Specify the Virtual NIC Name for KVM Bridged VM’s

When working with KVM bridged interfaces, KVM will automatically name the virtual NIC that is spawned when the VM is started. This typically follows a naming convention of:

vnet0, vnet1, vnet2, ..., vnetN

The virtual NIC names are dynamically applied to each VM instance.  Thus, a spawned VM is not guaranteed to receive the same virtual NIC when it is restarted.  Generally speaking, this may not be a problem.  However, what if you *need* to have a script, or some function whereby it is important to know which virtual NIC is allocated to a specific VM?  There are ways of scripting this, but to avoid the headaches of scripting, it may be helpful to just specify a fixed, hard-coded name on the generated virtual NIC of the VM.  To do this, you must use the virsh command line utility.

To implement this, follow the steps below as a user that has rights to use the virsh command:

  1. Run the command: virsh
  2. At the virsh console, you need to type the command: edit <domain/VM Name> (substitute the name of your VM in here)
  3. This will open up a vi like interface to edit the XML entries for your VM. NOTE: I am making the assumption that you are using a standard bridged setup. I have not tested this with non-bridged setups, and especially not on libvirt managed bridged setups. Thus, your mileage may vary.
  4. Locate the XML entry for your network setup. It should look something like this:
    <interface type='bridge'>
          <mac address='00:11:22:33:44:55'/>
          <source bridge='br0'/>
          <model type='virtio'/>
          <address type='pci' domain='0x0000' bus='0x00' slot='0x03' function='0x0'/>

    You need to add a line to the interface tag that looks like this:
    <target dev='the_name_of_your_nic'/>

    Note: the name of the NIC needs to be a valid interface name. All lowercase and underscores work. As an example, I named my VM’s virtual NIC’s to something like this:
    vm1_net, vm2_net, vm3_net, ..., vmN_net

  5. Once it’s entered, it should look something like this:
    <interface type='bridge'>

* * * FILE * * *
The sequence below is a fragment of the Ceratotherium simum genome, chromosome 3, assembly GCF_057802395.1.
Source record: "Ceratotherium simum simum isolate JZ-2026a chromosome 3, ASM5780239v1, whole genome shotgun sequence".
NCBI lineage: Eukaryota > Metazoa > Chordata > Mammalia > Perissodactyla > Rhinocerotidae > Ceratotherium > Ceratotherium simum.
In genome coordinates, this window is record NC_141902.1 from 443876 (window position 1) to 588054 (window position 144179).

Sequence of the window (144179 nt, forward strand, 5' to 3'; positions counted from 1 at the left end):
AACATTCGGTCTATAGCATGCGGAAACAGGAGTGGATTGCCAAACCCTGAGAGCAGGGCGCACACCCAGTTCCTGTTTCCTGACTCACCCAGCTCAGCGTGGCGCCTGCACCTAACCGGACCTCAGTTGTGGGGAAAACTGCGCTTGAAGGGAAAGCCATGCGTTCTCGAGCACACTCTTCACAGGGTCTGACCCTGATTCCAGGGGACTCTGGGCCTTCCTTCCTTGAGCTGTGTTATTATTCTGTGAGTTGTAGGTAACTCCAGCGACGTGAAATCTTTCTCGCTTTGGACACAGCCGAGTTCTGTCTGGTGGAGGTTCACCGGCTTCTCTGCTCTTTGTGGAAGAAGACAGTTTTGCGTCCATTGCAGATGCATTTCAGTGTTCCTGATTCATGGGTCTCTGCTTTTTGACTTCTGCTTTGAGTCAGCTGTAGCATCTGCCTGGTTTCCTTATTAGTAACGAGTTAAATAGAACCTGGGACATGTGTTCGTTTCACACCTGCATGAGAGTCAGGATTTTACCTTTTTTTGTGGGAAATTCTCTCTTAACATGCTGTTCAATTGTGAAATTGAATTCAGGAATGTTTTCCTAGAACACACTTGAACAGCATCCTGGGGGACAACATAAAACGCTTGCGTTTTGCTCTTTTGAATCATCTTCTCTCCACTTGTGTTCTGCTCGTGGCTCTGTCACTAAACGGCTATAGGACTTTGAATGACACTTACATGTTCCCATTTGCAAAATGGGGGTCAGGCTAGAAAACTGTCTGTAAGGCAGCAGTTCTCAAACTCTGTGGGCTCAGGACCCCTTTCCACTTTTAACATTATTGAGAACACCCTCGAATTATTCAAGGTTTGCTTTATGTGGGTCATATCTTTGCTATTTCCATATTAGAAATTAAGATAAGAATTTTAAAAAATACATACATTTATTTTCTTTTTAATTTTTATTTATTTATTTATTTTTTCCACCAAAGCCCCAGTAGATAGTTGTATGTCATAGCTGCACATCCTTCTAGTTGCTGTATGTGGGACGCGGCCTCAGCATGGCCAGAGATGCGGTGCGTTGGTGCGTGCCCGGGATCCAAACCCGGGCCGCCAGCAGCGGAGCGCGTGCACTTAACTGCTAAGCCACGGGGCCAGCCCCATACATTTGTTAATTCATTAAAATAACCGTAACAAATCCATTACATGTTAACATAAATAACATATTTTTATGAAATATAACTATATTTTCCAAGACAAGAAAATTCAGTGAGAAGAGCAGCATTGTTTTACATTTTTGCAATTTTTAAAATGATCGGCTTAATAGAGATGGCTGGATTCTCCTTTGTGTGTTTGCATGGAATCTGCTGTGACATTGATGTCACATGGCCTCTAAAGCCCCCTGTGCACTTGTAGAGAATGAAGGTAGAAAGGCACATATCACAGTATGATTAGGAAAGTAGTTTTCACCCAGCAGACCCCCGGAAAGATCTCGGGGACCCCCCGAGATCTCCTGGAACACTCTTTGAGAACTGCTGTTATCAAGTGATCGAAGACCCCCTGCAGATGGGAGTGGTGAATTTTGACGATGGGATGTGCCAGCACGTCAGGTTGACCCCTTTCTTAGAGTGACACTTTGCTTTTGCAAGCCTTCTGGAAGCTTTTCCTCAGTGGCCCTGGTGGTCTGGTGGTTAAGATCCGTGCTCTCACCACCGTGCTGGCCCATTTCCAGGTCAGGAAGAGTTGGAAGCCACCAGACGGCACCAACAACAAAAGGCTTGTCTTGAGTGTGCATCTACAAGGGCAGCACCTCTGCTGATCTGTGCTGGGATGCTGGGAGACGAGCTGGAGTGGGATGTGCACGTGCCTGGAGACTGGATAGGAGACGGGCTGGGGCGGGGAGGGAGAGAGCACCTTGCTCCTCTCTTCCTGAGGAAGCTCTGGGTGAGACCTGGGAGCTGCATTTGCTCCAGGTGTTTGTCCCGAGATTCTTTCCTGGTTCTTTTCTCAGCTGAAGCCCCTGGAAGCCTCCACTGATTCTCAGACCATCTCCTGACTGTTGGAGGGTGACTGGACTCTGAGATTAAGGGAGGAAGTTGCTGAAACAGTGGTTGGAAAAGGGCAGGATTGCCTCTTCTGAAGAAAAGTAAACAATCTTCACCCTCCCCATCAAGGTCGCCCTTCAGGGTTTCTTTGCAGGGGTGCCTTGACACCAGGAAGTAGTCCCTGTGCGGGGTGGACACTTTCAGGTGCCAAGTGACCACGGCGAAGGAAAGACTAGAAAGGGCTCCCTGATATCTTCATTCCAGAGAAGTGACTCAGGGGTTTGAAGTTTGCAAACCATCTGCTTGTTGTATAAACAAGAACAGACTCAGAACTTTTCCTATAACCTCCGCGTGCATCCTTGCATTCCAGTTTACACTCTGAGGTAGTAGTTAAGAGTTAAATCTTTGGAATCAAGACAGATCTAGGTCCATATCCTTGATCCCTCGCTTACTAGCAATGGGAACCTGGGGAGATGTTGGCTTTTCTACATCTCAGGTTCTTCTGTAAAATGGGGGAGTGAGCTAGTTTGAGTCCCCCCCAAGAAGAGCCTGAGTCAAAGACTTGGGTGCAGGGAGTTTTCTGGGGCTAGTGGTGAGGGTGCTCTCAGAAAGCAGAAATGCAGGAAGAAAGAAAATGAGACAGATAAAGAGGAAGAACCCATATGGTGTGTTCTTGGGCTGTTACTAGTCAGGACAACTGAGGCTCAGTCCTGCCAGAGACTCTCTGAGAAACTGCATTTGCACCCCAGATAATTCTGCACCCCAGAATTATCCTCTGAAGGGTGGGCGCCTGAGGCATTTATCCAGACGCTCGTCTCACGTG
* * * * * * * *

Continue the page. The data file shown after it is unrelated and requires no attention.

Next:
<mac address='00:11:22:33:44:55'/>
          <source bridge='br0'/>
          <target dev='vm1_net'/>
          <model type='virtio'/>
          <address type='pci' domain='0x0000' bus='0x00' slot='0x03' function='0x0'/>
  6. Save the changes and start the VM.

Once everything is set, you should see something like this if you use the ifconfig command:

vm1_net   Link encap:Ethernet  HWaddr 00:11:22:33:44:55  
          inet6 addr: fe80::fc54:ff:fec7:11/64 Scope:Link
          RX packets:6 errors:0 dropped:0 overruns:0 frame:0
          TX packets:6 errors:0 dropped:0 overruns:0 carrier:0
          collisions:0 txqueuelen:500 
          RX bytes:468 (468.0 b)  TX bytes:468 (468.0 b)

vm2_net   Link encap:Ethernet  HWaddr 00:11:22:33:44:56  
          inet6 addr: fe80::fc54:ff:fec7:22/64 Scope:Link
          RX packets:0 errors:0 dropped:0 overruns:0 frame:0
          TX packets:6 errors:0 dropped:0 overruns:0 carrier:0
          collisions:0 txqueuelen:500 
          RX bytes:0 (0.0 b)  TX bytes:468 (468.0 b)

This guarantees that the VM will always start with the virtual NIC name that you specify. In my case, I have VM1 using vm1_net, and VM2 using vm2_net.

VirtualBox Bridged Networking Driver Problems

For most people this will not be an issue, however, there are a few individuals who are exhibiting network problems when using the VirtualBox Bridged Networking driver on the *host* machine.

The Problem:

The problem is that some systems running Windows 7 with the “VirtualBox Bridged Networking” driver installed will have network outage issues when resuming the system from hibernation.  The only way to fix this is the either reboot the machine, or disable/enable the NIC.

This bug has been reported here: http://www.virtualbox.org/ticket/4677, but it doesn’t seem like it will ever be fixed :(

The temporary solution:

Until Oracle gets around to fixing this bug, the following instructions below will correct the problem.  Do note, following the steps below will disable the bridged networking feature of VirtualBox.  However, utilizing this method gives you a simple avenue to re-enable it if you need to use it.

  1. Click the Start Menu / Start Orb.
  2. Type: “View network connections”
  3. Press Enter.
  4. A window should appear with a list of all the network devices attached to your system.
  5. Right click the adapter that is giving you a problem > Properties
  6. Uncheck “VirtualBox Bridged Networking Driver”
  7. Click OK, and you’re all set.

To enable the feature after it is disabled utilizing this method, follow the instructions above in reverse.

Alternatively, you can also just opt out of installing the VirtualBox Bridged Networking driver altogether.  However, doing so will not allow you to easily enable that great feature.